Tens of thousands of women took to the streets in many provinces in Turkey on March 8, marching to mark International Women’s Day.
Women at the marches demanded an end to violence against women and protested against the charter changes set to be voted on April 16 in a referendum, which could result in a shift in Turkey’s current parliamentary system to an executive presidency.
In Istanbul only, over 10,000 people, mostly women, walked down the İstiklal Avenue, chanting “end male-perpetrated violence.”
A deep purple dominated the colorful crowds in Istanbul who held placards saying “women are free” and “we are strong united.”
The march was organized by multiple women’s and LGBTI rights groups and was attended by women of all ages, students, members of the LGBTI community, and men.
For Nurten Karancı, who attended the march, being a woman in Turkey means a “fight to live, to survive.”
Last year, a woman was attacked on a public bus in Istanbul for wearing shorts, while another woman wearing a headscarf was attacked, kicked and insulted.
Women activists in Turkey have continuously demanded to bring an end to violence against women in a country where hundreds of them get killed every year, often by their husbands.
The Istanbul march took place peacefully as the thousands began walking from Taksim Square to Şişhane, which is on the other end of the avenue, on the European side of Istanbul, while a heavy presence of police and water cannon trucks were on standby.
In Ankara, women marched with music and tambourines.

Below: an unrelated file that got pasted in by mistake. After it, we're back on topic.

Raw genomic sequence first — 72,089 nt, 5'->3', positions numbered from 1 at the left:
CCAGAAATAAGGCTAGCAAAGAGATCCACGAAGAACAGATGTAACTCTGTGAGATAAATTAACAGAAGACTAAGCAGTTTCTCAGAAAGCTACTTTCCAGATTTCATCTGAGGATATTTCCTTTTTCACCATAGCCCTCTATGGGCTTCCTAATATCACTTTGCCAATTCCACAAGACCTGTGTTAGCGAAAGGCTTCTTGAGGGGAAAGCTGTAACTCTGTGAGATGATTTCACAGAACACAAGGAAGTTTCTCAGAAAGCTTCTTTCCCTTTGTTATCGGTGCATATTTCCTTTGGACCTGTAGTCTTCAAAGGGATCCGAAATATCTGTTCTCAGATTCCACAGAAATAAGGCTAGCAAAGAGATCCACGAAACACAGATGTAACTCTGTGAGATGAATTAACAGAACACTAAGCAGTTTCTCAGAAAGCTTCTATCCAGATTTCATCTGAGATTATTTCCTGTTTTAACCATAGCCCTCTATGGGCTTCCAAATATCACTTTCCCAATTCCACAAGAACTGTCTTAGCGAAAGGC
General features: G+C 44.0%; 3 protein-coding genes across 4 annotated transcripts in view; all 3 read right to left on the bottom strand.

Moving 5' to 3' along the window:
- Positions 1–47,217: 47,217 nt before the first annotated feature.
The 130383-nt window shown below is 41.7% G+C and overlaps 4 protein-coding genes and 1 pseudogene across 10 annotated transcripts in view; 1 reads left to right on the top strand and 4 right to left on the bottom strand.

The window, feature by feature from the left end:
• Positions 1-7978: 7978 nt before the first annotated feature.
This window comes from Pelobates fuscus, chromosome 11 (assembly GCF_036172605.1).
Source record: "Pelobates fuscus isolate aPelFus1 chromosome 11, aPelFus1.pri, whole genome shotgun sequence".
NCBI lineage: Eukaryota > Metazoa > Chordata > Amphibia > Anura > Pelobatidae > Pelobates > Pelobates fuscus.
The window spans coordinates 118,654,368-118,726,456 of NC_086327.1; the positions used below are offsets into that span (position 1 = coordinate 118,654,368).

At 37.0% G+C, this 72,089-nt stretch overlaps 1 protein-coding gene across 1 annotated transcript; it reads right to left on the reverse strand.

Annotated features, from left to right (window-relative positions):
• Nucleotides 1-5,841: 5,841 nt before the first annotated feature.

Meanwhile, in the southeastern province of Diyarbakır, hundreds of people staged a demonstration for women’s rights, by dancing and playing music.
One participant, Sabiha Akgül, said all women “should stand up and support each other. Hand in hand, they will find freedom.”
Activist Özlem Gül, in Istanbul, described the difficulty of being a woman in Turkey. “Being a woman in every way is very complicated, especially today. We have to fight against many things. We have to fight against the attacks on our bodies, our work, and our opinions,” she said. “We are on the streets, we won’t give up, and we will keep on the fight as women in Turkey.”
Meanwhile, police detained 35 women at a Women’s Day march in the Marmara province of İzmit, Doğan News Agency has reported. The police did not allow the march, saying that the rally was not given permission by the province’s municipality. A brawl later occurred between the police and the women.
Earlier on March 8, a mob attacked a Women’s Day stall at Istanbul Bilgi University, injuring one woman.